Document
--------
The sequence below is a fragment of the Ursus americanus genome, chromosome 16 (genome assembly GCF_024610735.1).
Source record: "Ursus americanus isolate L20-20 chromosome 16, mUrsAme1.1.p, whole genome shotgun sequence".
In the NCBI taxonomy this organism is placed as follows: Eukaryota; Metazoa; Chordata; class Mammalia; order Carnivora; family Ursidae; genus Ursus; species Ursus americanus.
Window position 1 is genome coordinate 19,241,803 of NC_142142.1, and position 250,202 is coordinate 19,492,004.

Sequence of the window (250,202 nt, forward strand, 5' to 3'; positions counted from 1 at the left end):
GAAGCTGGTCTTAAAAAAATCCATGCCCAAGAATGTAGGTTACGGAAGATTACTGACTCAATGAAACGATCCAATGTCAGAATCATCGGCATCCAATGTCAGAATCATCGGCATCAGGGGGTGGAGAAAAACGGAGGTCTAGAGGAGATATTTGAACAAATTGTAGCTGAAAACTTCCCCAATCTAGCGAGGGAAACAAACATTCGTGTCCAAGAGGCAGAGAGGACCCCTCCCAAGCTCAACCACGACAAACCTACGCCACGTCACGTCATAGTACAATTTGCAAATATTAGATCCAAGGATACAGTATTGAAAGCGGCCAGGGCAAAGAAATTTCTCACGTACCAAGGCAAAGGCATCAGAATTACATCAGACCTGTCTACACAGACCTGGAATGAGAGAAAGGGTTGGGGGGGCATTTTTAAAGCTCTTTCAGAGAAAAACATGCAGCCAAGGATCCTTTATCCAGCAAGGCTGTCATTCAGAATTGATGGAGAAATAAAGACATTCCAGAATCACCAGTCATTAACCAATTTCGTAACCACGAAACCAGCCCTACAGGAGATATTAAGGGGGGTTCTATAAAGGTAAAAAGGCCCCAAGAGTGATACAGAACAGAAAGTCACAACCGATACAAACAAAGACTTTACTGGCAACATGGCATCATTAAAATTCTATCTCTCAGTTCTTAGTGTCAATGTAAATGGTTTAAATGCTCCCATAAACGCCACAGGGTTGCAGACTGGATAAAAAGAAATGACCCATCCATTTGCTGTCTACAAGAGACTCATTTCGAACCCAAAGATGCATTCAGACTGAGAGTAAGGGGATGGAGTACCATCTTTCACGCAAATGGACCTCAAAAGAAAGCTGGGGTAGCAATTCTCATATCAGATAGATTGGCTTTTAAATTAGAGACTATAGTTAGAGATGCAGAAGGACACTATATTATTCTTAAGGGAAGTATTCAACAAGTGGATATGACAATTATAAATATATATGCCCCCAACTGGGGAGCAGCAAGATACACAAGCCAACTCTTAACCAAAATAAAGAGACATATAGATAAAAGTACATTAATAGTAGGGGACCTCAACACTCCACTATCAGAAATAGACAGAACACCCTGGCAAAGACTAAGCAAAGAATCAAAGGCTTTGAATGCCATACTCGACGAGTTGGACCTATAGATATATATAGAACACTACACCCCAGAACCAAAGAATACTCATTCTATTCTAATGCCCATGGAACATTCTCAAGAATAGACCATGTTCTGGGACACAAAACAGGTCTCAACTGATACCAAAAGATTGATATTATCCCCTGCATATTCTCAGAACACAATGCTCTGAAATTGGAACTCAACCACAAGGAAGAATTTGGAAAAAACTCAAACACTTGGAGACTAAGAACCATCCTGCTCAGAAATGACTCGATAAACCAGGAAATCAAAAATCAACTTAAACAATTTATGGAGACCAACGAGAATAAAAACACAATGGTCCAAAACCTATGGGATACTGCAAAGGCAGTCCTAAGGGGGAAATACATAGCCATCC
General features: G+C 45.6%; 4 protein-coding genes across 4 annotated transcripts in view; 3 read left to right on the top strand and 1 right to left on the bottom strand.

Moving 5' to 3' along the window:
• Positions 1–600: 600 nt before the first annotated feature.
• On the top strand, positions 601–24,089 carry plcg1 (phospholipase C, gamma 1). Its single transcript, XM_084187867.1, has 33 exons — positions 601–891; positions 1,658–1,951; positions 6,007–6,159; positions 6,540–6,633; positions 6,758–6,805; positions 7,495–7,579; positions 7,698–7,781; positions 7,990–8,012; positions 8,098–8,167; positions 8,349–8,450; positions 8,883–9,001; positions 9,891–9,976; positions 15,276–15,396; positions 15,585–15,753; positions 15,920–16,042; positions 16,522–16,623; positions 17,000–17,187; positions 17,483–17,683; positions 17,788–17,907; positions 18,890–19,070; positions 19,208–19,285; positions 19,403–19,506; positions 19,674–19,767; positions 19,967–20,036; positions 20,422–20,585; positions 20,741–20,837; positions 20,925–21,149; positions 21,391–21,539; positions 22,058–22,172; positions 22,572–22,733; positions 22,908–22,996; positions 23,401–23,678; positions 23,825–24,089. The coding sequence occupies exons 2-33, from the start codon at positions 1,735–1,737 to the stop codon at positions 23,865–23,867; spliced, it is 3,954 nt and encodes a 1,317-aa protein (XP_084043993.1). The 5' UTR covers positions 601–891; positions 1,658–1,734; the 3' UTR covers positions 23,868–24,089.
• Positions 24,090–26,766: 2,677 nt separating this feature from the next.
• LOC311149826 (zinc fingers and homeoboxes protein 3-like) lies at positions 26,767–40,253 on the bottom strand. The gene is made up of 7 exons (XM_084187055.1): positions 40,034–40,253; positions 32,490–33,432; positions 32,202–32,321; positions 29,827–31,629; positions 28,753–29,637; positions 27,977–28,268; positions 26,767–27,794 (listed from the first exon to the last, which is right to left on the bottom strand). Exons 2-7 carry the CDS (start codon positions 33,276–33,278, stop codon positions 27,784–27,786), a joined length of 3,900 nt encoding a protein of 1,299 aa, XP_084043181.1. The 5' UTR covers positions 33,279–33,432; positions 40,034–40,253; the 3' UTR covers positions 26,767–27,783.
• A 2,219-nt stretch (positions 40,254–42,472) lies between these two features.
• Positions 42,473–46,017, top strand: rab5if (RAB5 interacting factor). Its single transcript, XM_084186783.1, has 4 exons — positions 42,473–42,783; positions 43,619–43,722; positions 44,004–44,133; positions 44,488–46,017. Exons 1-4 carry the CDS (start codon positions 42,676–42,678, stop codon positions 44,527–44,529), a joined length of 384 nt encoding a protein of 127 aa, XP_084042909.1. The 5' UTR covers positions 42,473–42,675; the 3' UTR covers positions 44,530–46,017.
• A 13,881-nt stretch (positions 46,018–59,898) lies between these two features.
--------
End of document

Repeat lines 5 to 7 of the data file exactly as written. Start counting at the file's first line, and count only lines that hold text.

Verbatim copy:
Sequence of the window (250,202 nt, forward strand, 5' to 3'; positions counted from 1 at the left end):
GAAGCTGGTCTTAAAAAAATCCATGCCCAAGAATGTAGGTTACGGAAGATTACTGACTCAATGAAACGATCCAATGTCAGAATCATCGGCATCCAATGTCAGAATCATCGGCATCAGGGGGTGGAGAAAAACGGAGGTCTAGAGGAGATATTTGAACAAATTGTAGCTGAAAACTTCCCCAATCTAGCGAGGGAAACAAACATTCGTGTCCAAGAGGCAGAGAGGACCCCTCCCAAGCTCAACCACGACAAACCTACGCCACGTCACGTCATAGTACAATTTGCAAATATTAGATCCAAGGATACAGTATTGAAAGCGGCCAGGGCAAAGAAATTTCTCACGTACCAAGGCAAAGGCATCAGAATTACATCAGACCTGTCTACACAGACCTGGAATGAGAGAAAGGGTTGGGGGGGCATTTTTAAAGCTCTTTCAGAGAAAAACATGCAGCCAAGGATCCTTTATCCAGCAAGGCTGTCATTCAGAATTGATGGAGAAATAAAGACATTCCAGAATCACCAGTCATTAACCAATTTCGTAACCACGAAACCAGCCCTACAGGAGATATTAAGGGGGGTTCTATAAAGGTAAAAAGGCCCCAAGAGTGATACAGAACAGAAAGTCACAACCGATACAAACAAAGACTTTACTGGCAACATGGCATCATTAAAATTCTATCTCTCAGTTCTTAGTGTCAATGTAAATGGTTTAAATGCTCCCATAAACGCCACAGGGTTGCAGACTGGATAAAAAGAAATGACCCATCCATTTGCTGTCTACAAGAGACTCATTTCGAACCCAAAGATGCATTCAGACTGAGAGTAAGGGGATGGAGTACCATCTTTCACGCAAATGGACCTCAAAAGAAAGCTGGGGTAGCAATTCTCATATCAGATAGATTGGCTTTTAAATTAGAGACTATAGTTAGAGATGCAGAAGGACACTATATTATTCTTAAGGGAAGTATTCAACAAGTGGATATGACAATTATAAATATATATGCCCCCAACTGGGGAGCAGCAAGATACACAAGCCAACTCTTAACCAAAATAAAGAGACATATAGATAAAAGTACATTAATAGTAGGGGACCTCAACACTCCACTATCAGAAATAGACAGAACACCCTGGCAAAGACTAAGCAAAGAATCAAAGGCTTTGAATGCCATACTCGACGAGTTGGACCTATAGATATATATAGAACACTACACCCCAGAACCAAAGAATACTCATTCTATTCTAATGCCCATGGAACATTCTCAAGAATAGACCATGTTCTGGGACACAAAACAGGTCTCAACTGATACCAAAAGATTGATATTATCCCCTGCATATTCTCAGAACACAATGCTCTGAAATTGGAACTCAACCACAAGGAAGAATTTGGAAAAAACTCAAACACTTGGAGACTAAGAACCATCCTGCTCAGAAATGACTCGATAAACCAGGAAATCAAAAATCAACTTAAACAATTTATGGAGACCAACGAGAATAAAAACACAATGGTCCAAAACCTATGGGATACTGCAAAGGCAGTCCTAAGGGGGAAATACATAGCCATCC
General features: G+C 45.6%; 4 protein-coding genes across 4 annotated transcripts in view; 3 read left to right on the top strand and 1 right to left on the bottom strand.